Language Matters

Kathleen Stein Smith, Ph.D

Monthly Archives: March 2015

Scandinavia Easter Traditions & Easter Customs

“Travel to Scandinavia during the Easter holidays and find countries filled with the spring’s energy. Everywhere, you can see colorful Easter decorations like painted eggs and chickens, lovingly created by young and old. Find out more how the Scandinavian country of your choice celebrates the Easter holidays, with their own traditions and customs!”

Read more @ http://goscandinavia.about.com/od/annualeventstraditions/a/easterhub.htm

Languages do matter!

Easter Markets in Eastern Europe

“Easter markets in Eastern Europe provide a great opportunity to enjoy Easter celebrations, traditions, food, and crafts. Purchase special seasonal souvenirs like Easter eggs and observe folk performances. Warmer weather attracts springtime crowds.”

Read more @ http://goeasteurope.about.com/od/easterneuropedestinations/tp/eastermarketseasterneurope.htm

Languages do matter!

Earth Hour 2015: World cities go dark for climate change

“The lights went out at some of the world’s most famous landmarks on Saturday evening in aid of the Earth Hour environmental awareness campaign

Cities around the world have been temporarily plunged into darkness to raise awareness about climate change.

Millions of people across the globe switched off their lights for an hour at 8.30pm local time in support of the WWF’s Earth Hour initiative.

Read more @ http://www.telegraph.co.uk/news/earth/earthvideo/11502038/Earth-Hour-2015-World-cities-go-dark-for-climate-change.html

Languages do matter!

These are Britain’s most agreeable places. Hint: London’s not one of them

“London is one of the most cosmopolitan cities in the world, known for a dynamism and multitude of cultures that make the British capital quite distinct from the rest of the country. But is it agreeable? Apparently not.

Researchers at the University of Cambridge used BBC data to analyze a sample of just under 400,000 people from England, Wales, and Scotland, to determine the “personalities” of different parts of the nation. One of the criteria was very British—agreeableness, defined as co-operation, friendliness and trust.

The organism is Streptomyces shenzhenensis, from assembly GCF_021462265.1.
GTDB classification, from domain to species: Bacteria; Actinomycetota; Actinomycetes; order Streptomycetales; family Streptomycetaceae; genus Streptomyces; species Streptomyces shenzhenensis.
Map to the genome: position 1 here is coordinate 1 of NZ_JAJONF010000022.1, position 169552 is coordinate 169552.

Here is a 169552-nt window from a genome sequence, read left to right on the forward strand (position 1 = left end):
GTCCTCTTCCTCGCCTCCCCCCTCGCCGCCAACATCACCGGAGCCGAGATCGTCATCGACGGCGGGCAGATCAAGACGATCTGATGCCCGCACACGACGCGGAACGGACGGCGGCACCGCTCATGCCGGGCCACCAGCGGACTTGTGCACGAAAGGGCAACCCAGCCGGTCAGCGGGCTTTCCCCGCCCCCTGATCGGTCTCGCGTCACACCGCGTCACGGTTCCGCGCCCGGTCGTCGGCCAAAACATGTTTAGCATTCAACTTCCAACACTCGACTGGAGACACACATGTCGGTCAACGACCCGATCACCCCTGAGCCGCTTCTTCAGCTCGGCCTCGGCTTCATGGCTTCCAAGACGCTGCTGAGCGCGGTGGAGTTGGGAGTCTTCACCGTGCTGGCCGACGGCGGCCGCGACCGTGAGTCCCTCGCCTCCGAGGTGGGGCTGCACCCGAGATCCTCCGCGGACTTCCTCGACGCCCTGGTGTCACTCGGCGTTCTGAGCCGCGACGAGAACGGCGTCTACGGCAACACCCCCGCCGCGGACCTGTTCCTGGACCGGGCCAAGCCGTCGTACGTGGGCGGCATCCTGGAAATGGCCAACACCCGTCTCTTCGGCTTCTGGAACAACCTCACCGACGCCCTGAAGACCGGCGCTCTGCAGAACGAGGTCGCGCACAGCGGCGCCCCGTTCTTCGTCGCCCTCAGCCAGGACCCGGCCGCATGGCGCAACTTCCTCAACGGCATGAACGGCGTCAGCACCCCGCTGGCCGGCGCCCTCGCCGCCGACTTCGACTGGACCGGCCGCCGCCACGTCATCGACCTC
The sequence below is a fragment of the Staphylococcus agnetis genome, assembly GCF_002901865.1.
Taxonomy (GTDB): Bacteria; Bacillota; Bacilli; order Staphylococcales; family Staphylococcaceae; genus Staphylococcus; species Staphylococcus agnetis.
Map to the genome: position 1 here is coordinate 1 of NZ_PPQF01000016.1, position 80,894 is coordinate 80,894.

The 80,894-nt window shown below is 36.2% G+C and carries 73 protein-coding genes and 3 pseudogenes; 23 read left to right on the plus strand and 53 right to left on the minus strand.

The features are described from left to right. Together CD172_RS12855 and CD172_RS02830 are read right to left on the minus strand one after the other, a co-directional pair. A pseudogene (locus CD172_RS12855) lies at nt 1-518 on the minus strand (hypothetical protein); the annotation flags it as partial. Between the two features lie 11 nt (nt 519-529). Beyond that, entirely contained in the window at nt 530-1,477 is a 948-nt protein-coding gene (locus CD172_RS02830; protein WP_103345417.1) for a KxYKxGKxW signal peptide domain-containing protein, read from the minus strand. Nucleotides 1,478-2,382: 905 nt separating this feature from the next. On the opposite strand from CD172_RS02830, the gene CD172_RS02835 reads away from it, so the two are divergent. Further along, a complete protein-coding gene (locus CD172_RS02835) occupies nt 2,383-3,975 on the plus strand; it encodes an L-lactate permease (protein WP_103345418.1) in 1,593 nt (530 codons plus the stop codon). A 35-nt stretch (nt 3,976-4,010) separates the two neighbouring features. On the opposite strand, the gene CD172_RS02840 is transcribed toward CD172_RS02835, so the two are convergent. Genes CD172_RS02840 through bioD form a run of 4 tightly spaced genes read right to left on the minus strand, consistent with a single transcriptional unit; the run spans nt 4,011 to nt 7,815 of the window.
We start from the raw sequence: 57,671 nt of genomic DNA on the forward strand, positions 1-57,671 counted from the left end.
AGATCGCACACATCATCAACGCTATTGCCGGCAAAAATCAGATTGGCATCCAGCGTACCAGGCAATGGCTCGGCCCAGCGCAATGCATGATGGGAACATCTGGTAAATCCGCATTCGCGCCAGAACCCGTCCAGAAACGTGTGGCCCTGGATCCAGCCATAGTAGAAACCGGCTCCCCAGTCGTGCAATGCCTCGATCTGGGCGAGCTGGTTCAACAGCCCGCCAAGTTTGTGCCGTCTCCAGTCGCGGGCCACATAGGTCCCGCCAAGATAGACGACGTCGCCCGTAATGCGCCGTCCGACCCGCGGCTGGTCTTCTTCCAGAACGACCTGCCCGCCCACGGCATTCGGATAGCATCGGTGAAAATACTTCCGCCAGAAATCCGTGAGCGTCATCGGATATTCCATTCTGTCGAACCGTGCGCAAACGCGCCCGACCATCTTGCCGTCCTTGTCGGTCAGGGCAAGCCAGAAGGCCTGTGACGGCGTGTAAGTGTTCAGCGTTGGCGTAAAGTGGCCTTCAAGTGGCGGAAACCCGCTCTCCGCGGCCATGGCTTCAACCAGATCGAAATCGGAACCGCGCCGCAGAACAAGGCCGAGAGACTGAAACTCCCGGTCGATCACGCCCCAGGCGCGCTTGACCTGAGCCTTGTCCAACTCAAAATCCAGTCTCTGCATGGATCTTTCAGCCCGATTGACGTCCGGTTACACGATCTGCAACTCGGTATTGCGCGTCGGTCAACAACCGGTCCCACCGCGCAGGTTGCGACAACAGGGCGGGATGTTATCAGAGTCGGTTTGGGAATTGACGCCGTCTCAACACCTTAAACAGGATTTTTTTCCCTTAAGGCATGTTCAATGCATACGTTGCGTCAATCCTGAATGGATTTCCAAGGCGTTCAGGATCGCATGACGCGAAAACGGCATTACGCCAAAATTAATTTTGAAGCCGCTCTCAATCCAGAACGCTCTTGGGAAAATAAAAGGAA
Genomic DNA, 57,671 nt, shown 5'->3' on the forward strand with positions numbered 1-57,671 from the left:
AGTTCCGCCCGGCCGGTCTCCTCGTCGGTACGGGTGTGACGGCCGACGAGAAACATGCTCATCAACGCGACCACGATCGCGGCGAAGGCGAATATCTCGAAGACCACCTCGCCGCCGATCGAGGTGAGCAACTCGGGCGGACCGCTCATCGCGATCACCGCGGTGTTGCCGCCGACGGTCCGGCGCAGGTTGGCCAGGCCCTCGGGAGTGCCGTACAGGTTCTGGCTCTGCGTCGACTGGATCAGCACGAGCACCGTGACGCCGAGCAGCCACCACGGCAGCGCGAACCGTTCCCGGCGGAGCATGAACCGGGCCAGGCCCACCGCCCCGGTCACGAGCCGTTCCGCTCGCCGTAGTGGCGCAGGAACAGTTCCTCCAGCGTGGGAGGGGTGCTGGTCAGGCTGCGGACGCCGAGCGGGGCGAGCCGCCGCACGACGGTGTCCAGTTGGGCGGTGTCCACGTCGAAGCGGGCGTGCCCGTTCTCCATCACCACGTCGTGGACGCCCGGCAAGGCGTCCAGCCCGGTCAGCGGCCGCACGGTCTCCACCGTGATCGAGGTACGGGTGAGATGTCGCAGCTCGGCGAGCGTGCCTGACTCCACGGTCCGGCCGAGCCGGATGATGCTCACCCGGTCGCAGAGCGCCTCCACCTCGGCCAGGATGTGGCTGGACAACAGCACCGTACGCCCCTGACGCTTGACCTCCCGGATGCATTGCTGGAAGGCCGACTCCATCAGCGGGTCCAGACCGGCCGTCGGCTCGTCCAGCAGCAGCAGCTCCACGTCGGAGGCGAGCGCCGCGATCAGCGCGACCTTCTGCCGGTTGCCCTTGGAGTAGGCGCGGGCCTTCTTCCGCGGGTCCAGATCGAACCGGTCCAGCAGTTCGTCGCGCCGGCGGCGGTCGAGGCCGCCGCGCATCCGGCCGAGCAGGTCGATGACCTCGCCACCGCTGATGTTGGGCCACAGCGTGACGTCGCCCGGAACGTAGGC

The most agreeable regions? Scotland, as well as the North, the South West, and East of England.”

Read more @ http://qz.com/369831/these-are-britains-most-agreeable-places-hint-londons-not-one-of-them/

Languages do matter!

This animated map shows how European languages evolved

“The origin of Indo-European languages has long been a topic of debate among scholars and scientists.

In 2012, a team of evolutionary biologists at the University of Auckland led by Dr. Quentin Atkinson released a study that found all modern IE languages could be traced back to a single root: Anatolian — the language of Anatolia, now modern-day Turkey.”

Read more @ http://www.businessinsider.com/animated-map-displays-spread-european-language-europe-russia-asia-history-2015-3

Languages do matter!

9 basic concepts Americans fail to grasp

“In the Netherlands or the Scandinavian countries, becoming proficient in two or three foreign languages is viewed as a sign of intellect and sophistication.

Barack Obama, during his 2008 campaign, was bombarded with hateful responses from Republicans when he recommended that Americans study foreign languages from an early age. And in the 2012 GOP presidential primary, Newt Gingrich’s campaign ran an ad in South Carolina attacking Mitt Romney for being proficient in French.”

Read more @ http://www.salon.com/2015/03/28/9_basic_concepts_americans_fail_to_grasp_partner/

Languages do matter!

Easter in Germany

“Easter is one of the most popular holidays in Germany; after a cold and long German winter, Easter marks the eagerly anticipated season of spring.

In the weeks prior to Easter, Germany gets ready for a new season: You will see spring flowers on display and many traditional ‘Easter trees’, twigs and brushes dripping with colorfully decorated eggs. The custom of boiling and painting eggs, the symbols of new life, began in Germany; the bright colors represent sunlight and growth.

Next to the Easter egg, the rabbit is probably the most popular Easter icon.

Germans enjoy a very long Easter weekend: Good Friday and Easter Monday are public holidays.

German schools are closed for Easter holidays (usually two weeks around the Easter weekend), and many Germans travel during these days.

Easter Sunday is the highlight of the holiday weekend. In the early morning, parents hide baskets filled with colored, hardboiled eggs, chocolate bunnies, sweets, and little presents for the kids. Many families attend an Easter service, followed by a traditional Easter lunch, lamb, potatoes, and fresh vegetables.

Read more @ http://gogermany.about.com/od/eventsandfestivals/a/easteringermany.htm

Languages do matter!

A guide to celebrating a traditional Irish Easter

“Preparation for Easter Sunday starts at the beginning of Lent and culminates with a gathering of family and friends and everyone’s favorite food, usually chocolates or whatever other vice was given up for the Lenten period, is eaten.”

Read more @ http://www.irishcentral.com/roots/how-the-traditional-irish-easter-was-celebrated-120536204-237383821.html#

Languages do matter!

Easter in Eastern Europe

Easter in Eastern Europe and East Central Europe is an enormously important holiday.

Easter in Eastern Europe is celebrated with special foods, Easter markets, Easter festivals, the decorating of Easter Eggs, and church services. If you happen to travel to the countries in Eastern Europe during this springtime event, you should be aware of some of the local traditions so you can enjoy them all the more.

Read more @ http://goeasteurope.about.com/od/easterneuropedestinations/a/eastereasterneurope.htm

Languages do matter!

Easter celebrations around the world